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Cornelius Tacitus, The History (ed. Alfred John Church, William Jackson Brodribb) 44 0 Browse Search
Flavius Josephus, The Wars of the Jews (ed. William Whiston, A.M.) 42 0 Browse Search
Flavius Josephus, Against Apion (ed. William Whiston, A.M.) 32 0 Browse Search
C. Suetonius Tranquillus, The Lives of the Caesars (ed. Alexander Thomson) 14 0 Browse Search
Flavius Josephus, The Life of Flavius Josephus (ed. William Whiston, A.M.) 12 0 Browse Search
Richard Hakluyt, The Principal Navigations, Voyages, Traffiques, and Discoveries of the English Nation 10 0 Browse Search
Flavius Josephus, Antiquities of the Jews (ed. William Whiston, A.M.) 10 0 Browse Search
C. Suetonius Tranquillus, The Lives of the Caesars (ed. Alexander Thomson) 6 0 Browse Search
C. Suetonius Tranquillus, The Lives of the Caesars (ed. Alexander Thomson) 2 0 Browse Search
C. Suetonius Tranquillus, The Lives of the Caesars (ed. Alexander Thomson) 2 0 Browse Search
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Browsing named entities in Flavius Josephus, Antiquities of the Jews (ed. William Whiston, A.M.). You can also browse the collection for Judea (Israel) or search for Judea (Israel) in all documents.

Your search returned 5 results in 4 document sections:

Flavius Josephus, Antiquities of the Jews (ed. William Whiston, A.M.), Book 1, section 130 (search)
urt the name of Chus; for the Ethiopians, over whom he reigned, are even at this day, both by themselves and by all men in Asia, called Chusites. The memory also of the Mesraites is preserved in their name; for all we who inhabit this country [of Judea] called Egypt Mestre, and the Egyptians Mestreans. Phut also was the founder of Libya, and called the inhabitants Phutites, from himself: there is also a river in the country of Moors which bears that name; whence it is that we may see the greateas now has been by change given it from one of the sons of Mesraim, who was called Lybyos. We will inform you presently what has been the occasion why it has been called Africa also. Canaan, the fourth son of Ham, inhabited the country now called Judea, and called it from his own name Canaan. The children of these [four] were these: Sabas, who founded the Sabeans; Evilas, who founded the Evileans, who are called Getuli; Sabathes founded the Sabathens, they are now called by the Greeks Astaboran
Flavius Josephus, Antiquities of the Jews (ed. William Whiston, A.M.), Book 1, section 158 (search)
he Flood, there was among the Chaldeans a man righteous and great, and skillful in the celestial science." But Hecatseus does more than barely mention him; for he composed, and left behind him, a book concerning him. And Nicolaus of Damascus, in the fourth book of his History, says thus: "Abram reigned at Damascus, being a foreigner, who came with an army out of the land above Babylon, called the land of the Chaldeans: but, after a long time, he got him up, and removed from that country also, with his people, and went into the land then called the land of Canaan, but now the land of Judea, and this when his posterity were become a multitude; as to which posterity of his, we relate their history in another work. Now the name of Abram is even still famous in the country of Damascus; and there is shown a village named from him, The Habitation of Abram." THAT WHEN THERE WAS A FAMINE IN CANAAN, ABRAM WENT THENCE INTO EGYPT; AND AFTER HE HAD CONTINUED THERE A WHILE HE RETURNED BACK AGAIN.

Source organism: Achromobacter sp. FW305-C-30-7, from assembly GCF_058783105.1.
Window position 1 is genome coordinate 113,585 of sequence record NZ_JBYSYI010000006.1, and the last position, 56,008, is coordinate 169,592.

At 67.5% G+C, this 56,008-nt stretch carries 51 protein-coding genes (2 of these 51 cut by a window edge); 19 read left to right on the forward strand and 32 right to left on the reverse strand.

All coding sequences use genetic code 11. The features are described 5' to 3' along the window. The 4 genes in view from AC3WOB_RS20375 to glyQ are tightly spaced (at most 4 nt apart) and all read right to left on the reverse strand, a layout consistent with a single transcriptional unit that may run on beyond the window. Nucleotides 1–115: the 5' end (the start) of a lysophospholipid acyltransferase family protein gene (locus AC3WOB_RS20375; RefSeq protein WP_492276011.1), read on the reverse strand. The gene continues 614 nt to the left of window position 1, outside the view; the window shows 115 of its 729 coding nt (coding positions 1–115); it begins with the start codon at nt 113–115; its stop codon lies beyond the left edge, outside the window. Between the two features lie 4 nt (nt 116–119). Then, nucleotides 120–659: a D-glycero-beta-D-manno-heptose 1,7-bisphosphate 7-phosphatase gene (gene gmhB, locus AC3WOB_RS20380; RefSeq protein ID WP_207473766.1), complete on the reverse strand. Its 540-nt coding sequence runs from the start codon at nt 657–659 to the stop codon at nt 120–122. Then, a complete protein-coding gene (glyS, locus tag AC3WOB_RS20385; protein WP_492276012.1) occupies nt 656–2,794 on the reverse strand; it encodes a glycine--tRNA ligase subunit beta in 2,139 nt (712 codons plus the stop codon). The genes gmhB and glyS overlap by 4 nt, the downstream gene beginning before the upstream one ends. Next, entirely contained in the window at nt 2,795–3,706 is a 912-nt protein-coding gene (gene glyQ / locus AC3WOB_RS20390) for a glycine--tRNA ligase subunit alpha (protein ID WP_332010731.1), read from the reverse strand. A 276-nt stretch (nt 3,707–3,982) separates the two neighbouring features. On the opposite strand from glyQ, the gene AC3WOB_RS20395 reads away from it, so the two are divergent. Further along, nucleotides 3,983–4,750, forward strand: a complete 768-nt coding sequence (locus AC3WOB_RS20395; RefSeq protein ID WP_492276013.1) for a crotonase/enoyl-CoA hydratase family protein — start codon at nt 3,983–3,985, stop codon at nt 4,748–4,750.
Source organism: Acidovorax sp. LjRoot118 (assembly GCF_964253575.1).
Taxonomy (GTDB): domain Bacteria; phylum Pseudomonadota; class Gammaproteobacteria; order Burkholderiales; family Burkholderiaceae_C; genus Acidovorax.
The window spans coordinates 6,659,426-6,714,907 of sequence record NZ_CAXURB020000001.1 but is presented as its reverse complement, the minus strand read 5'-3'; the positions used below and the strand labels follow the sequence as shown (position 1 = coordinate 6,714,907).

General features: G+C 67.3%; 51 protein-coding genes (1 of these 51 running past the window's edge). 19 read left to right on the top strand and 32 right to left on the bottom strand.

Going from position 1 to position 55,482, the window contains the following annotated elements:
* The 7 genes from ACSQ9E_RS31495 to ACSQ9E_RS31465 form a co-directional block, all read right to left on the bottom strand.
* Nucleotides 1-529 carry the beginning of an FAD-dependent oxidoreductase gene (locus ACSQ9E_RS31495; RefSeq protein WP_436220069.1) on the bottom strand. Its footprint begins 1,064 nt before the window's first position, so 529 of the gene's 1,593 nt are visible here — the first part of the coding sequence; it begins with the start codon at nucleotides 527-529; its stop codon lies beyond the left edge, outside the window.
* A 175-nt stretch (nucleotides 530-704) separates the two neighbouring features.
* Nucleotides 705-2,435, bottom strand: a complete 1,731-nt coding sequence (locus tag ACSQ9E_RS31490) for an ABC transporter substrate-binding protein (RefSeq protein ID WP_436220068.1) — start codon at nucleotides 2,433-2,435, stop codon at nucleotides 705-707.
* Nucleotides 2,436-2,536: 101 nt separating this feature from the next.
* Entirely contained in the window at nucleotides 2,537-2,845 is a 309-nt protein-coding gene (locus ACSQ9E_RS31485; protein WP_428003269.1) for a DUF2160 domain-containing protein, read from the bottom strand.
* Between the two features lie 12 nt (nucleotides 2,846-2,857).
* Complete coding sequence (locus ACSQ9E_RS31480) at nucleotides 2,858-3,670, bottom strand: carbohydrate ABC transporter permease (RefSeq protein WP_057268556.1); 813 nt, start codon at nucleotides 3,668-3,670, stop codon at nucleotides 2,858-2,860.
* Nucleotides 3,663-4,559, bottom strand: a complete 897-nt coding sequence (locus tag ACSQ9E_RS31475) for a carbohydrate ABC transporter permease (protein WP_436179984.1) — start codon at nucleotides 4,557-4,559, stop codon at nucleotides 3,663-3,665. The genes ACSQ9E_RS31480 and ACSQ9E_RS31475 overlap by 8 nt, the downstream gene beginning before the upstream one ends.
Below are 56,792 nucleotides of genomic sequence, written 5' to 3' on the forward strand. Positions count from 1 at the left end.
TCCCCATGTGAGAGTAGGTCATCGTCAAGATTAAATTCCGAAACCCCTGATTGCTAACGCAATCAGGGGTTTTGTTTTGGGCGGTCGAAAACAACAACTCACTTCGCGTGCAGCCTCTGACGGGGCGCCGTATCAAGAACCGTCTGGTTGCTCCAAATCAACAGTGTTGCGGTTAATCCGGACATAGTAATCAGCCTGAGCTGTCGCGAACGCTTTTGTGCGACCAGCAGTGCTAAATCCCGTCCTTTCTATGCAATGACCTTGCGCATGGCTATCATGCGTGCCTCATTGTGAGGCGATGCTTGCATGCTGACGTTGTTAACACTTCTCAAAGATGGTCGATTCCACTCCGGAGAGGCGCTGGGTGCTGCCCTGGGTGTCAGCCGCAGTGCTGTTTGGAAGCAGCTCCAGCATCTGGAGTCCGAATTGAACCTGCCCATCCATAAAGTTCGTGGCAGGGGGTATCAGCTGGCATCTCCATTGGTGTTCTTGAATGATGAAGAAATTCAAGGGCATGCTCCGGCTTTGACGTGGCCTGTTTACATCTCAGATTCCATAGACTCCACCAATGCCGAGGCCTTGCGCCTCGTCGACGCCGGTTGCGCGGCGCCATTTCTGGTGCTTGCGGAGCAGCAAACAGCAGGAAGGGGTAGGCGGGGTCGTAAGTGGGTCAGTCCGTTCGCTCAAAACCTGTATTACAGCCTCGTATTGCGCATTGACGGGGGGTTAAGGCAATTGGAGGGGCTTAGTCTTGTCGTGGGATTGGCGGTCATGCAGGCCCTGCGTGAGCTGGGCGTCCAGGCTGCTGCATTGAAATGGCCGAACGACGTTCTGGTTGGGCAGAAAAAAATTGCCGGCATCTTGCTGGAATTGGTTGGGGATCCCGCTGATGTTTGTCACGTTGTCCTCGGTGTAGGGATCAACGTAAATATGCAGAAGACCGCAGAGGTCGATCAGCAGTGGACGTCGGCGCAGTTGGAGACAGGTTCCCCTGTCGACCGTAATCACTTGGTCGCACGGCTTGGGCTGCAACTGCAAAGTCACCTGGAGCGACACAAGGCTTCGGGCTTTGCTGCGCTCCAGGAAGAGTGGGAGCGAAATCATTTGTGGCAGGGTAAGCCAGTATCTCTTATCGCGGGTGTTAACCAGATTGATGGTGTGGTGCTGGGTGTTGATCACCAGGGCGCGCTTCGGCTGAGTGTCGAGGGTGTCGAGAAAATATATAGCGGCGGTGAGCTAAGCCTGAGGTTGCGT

Flavius Josephus, Antiquities of the Jews (ed. William Whiston, A.M.), Book 2, section 111 (search)
care of the preservation of Symeon, lest, by attempting to hinder Benjamin's journey, Symeon should perish. He exhorted him to trust God for him; and said he would either bring his son back to him safe, or, together with his, lose his own life." So that Jacob was at length persuaded, and delivered Benjamin to them, with the price of the corn doubled; he also sent presents to Joseph of the fruits of the land of Canaan, balsam and rosin, as also turpentine and honey. Of the precious balsam of Judea, and the turpentine, see the note on Antiq. B. VIII. ch. 6. sect. 6. Now their father shed many tears at the departure of his sons, as well as themselves. His concern was, that he might receive them back again safe after their journey; and their concern was, that they might find their father well, and no way afflicted with grief for them. And this lamentation lasted a whole day; so that the old man was at last tired with grief, and staid behind; but they went on their way for Egypt, endeavor
Flavius Josephus, Antiquities of the Jews (ed. William Whiston, A.M.), Book 2, section 304 (search)
veral sorts of calamities, and those worse than the foregoing, which yet had so generally afflicted them; for their bodies had terrible boils, breaking forth with blains, while they were already inwardly consumed; and a great part of the Egyptians perished in this manner. But when the king was not brought to reason by this plague, hail was sent down from heaven; and such hail it was, as the climate of Egypt had never suffered before, nor was it like to that which falls in other climates in winter time, As to this winter or spring hail near Egypt and Judea, see the like on thunder and lightning there, in the note on Antiq. B. VI. ch. 5. sect. 6. but was larger than that which falls in the middle of spring to those that dwell in the northern and north-western regions. This hail broke down their boughs laden with fruit. After this a tribe of locusts consumed the seed which was not hurt by the hail; so that to the Egyptians all hopes of the future fruits of the ground were entirely lost.